The ‘do’ Keyword in C Programming: Loops and Examples

C Programming @

In C programming, the ‘do’ keyword is an essential component of ‘do-while’ loops. This article provides a comprehensive explanation of the ‘do’ keyword, its role in loop construction, and includes real-world examples to illustrate its significance in creating versatile and efficient loops.

Understanding the ‘do’ Keyword

The ‘do’ keyword in C is used to initiate a ‘do-while’ loop, which is a type of loop that guarantees the execution of the loop body at least once, regardless of the condition. ‘do-while’ loops are particularly useful when you need to ensure that a block of code is executed before checking the loop condition.

Syntax for ‘do-while’ Loop:

do {
    // Code inside the loop body
} while (condition);

Example 1: Using ‘do’ in a ‘do-while’ Loop

#include <stdio.h>
int main() {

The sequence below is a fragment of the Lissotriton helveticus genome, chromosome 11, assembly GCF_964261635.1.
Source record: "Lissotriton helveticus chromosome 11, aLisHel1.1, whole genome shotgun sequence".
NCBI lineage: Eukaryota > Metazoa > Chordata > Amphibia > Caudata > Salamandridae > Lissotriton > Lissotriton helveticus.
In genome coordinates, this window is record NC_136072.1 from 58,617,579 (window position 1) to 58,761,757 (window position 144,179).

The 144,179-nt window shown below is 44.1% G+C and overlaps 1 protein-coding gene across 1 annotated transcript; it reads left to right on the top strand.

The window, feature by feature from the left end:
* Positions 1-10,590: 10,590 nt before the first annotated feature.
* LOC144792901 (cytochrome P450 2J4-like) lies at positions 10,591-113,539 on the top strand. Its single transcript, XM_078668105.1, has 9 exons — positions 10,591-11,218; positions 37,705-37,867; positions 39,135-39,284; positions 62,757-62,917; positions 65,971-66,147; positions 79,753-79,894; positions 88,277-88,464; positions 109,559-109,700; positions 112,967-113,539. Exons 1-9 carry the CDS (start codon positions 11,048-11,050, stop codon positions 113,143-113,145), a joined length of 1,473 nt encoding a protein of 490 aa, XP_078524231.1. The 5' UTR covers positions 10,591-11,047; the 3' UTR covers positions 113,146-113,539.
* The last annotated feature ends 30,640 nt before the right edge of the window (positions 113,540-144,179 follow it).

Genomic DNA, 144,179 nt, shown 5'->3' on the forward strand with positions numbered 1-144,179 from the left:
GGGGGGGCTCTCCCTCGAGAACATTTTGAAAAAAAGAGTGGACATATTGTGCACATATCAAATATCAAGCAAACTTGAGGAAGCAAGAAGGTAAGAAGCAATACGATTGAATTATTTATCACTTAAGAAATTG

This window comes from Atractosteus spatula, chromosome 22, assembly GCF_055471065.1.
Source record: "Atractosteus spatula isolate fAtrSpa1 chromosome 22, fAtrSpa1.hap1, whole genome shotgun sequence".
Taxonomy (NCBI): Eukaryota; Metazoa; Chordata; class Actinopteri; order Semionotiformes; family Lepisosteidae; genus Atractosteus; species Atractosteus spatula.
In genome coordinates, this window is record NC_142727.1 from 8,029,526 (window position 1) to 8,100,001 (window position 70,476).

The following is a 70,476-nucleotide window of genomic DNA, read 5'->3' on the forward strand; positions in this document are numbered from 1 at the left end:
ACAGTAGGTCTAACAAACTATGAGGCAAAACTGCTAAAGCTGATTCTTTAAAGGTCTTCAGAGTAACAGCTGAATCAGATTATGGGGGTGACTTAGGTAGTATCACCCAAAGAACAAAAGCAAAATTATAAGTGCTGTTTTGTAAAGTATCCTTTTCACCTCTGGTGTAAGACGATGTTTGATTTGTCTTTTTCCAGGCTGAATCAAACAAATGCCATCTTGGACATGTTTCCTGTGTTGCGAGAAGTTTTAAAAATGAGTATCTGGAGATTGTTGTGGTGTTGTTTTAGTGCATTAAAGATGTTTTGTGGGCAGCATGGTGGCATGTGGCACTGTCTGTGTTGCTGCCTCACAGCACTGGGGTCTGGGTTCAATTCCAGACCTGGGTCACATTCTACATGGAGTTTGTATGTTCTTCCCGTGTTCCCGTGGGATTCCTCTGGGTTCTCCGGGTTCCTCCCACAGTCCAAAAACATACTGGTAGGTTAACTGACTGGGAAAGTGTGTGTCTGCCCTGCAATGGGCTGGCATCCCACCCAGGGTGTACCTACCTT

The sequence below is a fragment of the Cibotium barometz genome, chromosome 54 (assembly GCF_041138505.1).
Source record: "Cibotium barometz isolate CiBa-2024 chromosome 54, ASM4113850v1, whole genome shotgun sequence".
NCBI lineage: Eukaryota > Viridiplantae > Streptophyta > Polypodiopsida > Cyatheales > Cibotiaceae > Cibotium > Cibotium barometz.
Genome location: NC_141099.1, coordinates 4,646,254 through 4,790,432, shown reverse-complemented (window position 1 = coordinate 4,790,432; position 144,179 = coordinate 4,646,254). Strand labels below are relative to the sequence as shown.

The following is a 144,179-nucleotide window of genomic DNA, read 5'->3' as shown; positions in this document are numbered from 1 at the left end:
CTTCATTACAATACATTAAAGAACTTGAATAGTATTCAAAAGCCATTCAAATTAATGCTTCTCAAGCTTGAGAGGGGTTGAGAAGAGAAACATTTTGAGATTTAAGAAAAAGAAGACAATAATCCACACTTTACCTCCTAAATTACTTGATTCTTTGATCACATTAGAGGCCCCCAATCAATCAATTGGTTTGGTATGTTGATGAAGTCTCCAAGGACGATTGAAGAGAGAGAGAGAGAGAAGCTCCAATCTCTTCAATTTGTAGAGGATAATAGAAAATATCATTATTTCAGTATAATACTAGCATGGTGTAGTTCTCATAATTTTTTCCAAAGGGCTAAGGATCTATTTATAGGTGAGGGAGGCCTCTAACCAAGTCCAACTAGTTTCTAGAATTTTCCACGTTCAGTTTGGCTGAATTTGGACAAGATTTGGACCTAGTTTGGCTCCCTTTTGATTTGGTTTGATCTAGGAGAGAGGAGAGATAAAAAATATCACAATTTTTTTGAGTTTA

int i = 1;
    do {
        printf("%d ", i);
    } while (i <= 5);
    return 0;


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In this example, the ‘do-while’ loop is used to print the values of i from 1 to 5. The loop body is executed first, and then the condition i <= 5 is checked. Because the condition is true, the loop continues to execute until the condition becomes false.

Use Cases for ‘do’ and ‘do-while’ Loops

  1. Input Validation: ‘do-while’ loops are suitable for input validation, ensuring that user input meets certain criteria before proceeding.
  2. Menu-Driven Programs: They are useful in menu-driven programs where the menu should be displayed at least once, and the user can choose to continue or exit.

Example 2: Input Validation using ‘do-while’ Loop

#include <stdio.h>
int main() {
    int number;
    do {
        printf("Enter a positive number: ");
        scanf("%d", &number);
    } while (number <= 0);
    printf("You entered a positive number: %d\n", number);
    return 0;

In this example, the ‘do-while’ loop ensures that the user enters a positive number. The loop continues to prompt the user until a positive number is provided.

Author: user